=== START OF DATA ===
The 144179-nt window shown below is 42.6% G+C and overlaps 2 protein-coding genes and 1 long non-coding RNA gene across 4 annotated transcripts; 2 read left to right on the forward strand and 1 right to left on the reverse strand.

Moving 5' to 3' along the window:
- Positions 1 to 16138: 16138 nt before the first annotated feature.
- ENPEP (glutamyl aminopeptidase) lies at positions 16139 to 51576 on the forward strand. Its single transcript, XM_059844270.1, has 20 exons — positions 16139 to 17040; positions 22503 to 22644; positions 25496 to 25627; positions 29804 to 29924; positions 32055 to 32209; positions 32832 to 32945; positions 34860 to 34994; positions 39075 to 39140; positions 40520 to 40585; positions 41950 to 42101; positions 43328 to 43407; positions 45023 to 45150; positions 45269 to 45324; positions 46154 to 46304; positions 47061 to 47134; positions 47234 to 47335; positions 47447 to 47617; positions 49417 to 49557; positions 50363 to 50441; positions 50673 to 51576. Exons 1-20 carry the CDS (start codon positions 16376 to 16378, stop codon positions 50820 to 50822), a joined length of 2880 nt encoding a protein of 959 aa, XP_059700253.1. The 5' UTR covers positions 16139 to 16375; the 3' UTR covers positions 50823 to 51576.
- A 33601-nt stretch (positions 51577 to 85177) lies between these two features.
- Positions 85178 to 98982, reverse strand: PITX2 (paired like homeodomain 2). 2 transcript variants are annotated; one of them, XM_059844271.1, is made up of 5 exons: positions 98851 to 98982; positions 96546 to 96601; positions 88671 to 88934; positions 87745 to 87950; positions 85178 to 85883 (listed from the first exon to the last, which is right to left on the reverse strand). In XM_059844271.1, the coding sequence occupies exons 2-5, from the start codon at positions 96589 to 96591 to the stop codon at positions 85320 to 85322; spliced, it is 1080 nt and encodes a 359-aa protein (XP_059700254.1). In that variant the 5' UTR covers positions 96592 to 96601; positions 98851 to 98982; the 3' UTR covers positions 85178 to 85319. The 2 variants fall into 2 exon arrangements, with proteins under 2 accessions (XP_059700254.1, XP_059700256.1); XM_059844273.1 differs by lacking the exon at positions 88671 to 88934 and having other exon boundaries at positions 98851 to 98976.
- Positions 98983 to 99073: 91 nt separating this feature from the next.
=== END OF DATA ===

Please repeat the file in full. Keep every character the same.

The 144179-nt window shown below is 42.6% G+C and overlaps 2 protein-coding genes and 1 long non-coding RNA gene across 4 annotated transcripts; 2 read left to right on the forward strand and 1 right to left on the reverse strand.

Moving 5' to 3' along the window:
- Positions 1 to 16138: 16138 nt before the first annotated feature.
- ENPEP (glutamyl aminopeptidase) lies at positions 16139 to 51576 on the forward strand. Its single transcript, XM_059844270.1, has 20 exons — positions 16139 to 17040; positions 22503 to 22644; positions 25496 to 25627; positions 29804 to 29924; positions 32055 to 32209; positions 32832 to 32945; positions 34860 to 34994; positions 39075 to 39140; positions 40520 to 40585; positions 41950 to 42101; positions 43328 to 43407; positions 45023 to 45150; positions 45269 to 45324; positions 46154 to 46304; positions 47061 to 47134; positions 47234 to 47335; positions 47447 to 47617; positions 49417 to 49557; positions 50363 to 50441; positions 50673 to 51576. Exons 1-20 carry the CDS (start codon positions 16376 to 16378, stop codon positions 50820 to 50822), a joined length of 2880 nt encoding a protein of 959 aa, XP_059700253.1. The 5' UTR covers positions 16139 to 16375; the 3' UTR covers positions 50823 to 51576.
- A 33601-nt stretch (positions 51577 to 85177) lies between these two features.
- Positions 85178 to 98982, reverse strand: PITX2 (paired like homeodomain 2). 2 transcript variants are annotated; one of them, XM_059844271.1, is made up of 5 exons: positions 98851 to 98982; positions 96546 to 96601; positions 88671 to 88934; positions 87745 to 87950; positions 85178 to 85883 (listed from the first exon to the last, which is right to left on the reverse strand). In XM_059844271.1, the coding sequence occupies exons 2-5, from the start codon at positions 96589 to 96591 to the stop codon at positions 85320 to 85322; spliced, it is 1080 nt and encodes a 359-aa protein (XP_059700254.1). In that variant the 5' UTR covers positions 96592 to 96601; positions 98851 to 98982; the 3' UTR covers positions 85178 to 85319. The 2 variants fall into 2 exon arrangements, with proteins under 2 accessions (XP_059700254.1, XP_059700256.1); XM_059844273.1 differs by lacking the exon at positions 88671 to 88934 and having other exon boundaries at positions 98851 to 98976.
- Positions 98983 to 99073: 91 nt separating this feature from the next.